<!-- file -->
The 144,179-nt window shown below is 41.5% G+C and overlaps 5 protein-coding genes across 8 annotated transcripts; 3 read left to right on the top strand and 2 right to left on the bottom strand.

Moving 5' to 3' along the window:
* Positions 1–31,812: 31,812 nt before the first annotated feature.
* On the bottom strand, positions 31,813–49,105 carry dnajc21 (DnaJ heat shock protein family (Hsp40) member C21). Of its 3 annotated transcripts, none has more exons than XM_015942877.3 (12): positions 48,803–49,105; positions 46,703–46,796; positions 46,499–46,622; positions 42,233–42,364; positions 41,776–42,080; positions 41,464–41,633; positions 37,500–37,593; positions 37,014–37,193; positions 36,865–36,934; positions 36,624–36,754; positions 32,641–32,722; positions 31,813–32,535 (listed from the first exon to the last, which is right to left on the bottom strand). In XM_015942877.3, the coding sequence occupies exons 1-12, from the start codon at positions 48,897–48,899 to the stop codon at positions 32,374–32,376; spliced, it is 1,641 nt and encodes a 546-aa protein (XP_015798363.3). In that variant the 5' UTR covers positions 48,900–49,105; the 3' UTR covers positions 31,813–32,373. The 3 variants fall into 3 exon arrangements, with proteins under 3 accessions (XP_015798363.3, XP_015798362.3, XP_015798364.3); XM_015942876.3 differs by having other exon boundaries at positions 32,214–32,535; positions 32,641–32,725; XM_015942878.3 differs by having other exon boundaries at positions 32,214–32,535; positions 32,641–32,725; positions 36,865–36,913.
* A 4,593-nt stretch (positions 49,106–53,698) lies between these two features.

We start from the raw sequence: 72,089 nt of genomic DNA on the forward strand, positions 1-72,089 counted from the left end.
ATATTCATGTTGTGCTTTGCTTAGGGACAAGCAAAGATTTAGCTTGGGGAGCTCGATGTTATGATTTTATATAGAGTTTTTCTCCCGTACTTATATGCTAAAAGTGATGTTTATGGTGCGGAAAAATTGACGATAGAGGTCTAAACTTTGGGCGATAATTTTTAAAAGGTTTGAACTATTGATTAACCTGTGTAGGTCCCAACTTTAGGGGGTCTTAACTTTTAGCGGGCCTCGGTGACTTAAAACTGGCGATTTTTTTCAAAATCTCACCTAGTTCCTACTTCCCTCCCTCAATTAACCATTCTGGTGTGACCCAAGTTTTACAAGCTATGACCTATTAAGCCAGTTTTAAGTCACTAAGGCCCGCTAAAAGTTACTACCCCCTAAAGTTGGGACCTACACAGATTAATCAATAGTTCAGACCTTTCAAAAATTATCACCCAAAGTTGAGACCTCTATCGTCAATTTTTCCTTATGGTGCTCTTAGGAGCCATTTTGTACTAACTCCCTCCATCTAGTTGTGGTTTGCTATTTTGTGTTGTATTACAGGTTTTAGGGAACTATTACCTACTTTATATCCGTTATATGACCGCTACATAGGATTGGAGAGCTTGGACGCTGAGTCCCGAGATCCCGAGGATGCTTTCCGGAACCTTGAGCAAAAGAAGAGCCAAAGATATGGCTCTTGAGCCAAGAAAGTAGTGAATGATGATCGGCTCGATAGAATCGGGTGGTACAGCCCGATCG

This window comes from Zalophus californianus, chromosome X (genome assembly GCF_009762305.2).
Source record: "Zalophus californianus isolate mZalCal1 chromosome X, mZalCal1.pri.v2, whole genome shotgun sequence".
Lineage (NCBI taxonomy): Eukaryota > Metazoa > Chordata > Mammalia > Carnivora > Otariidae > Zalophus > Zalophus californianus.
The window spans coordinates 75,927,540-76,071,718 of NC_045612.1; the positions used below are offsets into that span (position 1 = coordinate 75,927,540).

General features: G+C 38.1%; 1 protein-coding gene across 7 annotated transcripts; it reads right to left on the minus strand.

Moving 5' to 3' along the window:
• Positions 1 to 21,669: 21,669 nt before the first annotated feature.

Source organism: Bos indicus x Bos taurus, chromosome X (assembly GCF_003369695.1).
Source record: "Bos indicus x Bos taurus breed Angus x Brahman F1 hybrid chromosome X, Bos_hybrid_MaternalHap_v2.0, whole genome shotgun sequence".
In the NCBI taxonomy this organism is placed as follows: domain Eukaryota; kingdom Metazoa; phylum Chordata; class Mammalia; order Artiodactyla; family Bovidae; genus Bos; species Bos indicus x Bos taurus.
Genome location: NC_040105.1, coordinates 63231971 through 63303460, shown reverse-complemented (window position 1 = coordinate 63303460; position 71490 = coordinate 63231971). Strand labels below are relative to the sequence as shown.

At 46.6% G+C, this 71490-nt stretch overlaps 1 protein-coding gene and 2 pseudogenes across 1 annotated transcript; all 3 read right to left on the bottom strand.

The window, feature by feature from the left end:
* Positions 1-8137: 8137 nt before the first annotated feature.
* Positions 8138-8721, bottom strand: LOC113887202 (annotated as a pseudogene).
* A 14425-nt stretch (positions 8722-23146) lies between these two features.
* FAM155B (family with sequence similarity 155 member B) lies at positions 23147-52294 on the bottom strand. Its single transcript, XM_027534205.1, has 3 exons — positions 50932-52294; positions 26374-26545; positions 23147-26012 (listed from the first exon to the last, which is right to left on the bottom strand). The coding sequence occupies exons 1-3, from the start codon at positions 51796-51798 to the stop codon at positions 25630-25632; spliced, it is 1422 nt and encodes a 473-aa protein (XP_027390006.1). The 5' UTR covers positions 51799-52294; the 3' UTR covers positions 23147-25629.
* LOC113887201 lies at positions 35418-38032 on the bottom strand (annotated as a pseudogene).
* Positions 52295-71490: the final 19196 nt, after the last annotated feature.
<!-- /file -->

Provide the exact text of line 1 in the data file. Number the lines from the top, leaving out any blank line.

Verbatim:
The 144,179-nt window shown below is 41.5% G+C and overlaps 5 protein-coding genes across 8 annotated transcripts; 3 read left to right on the top strand and 2 right to left on the bottom strand.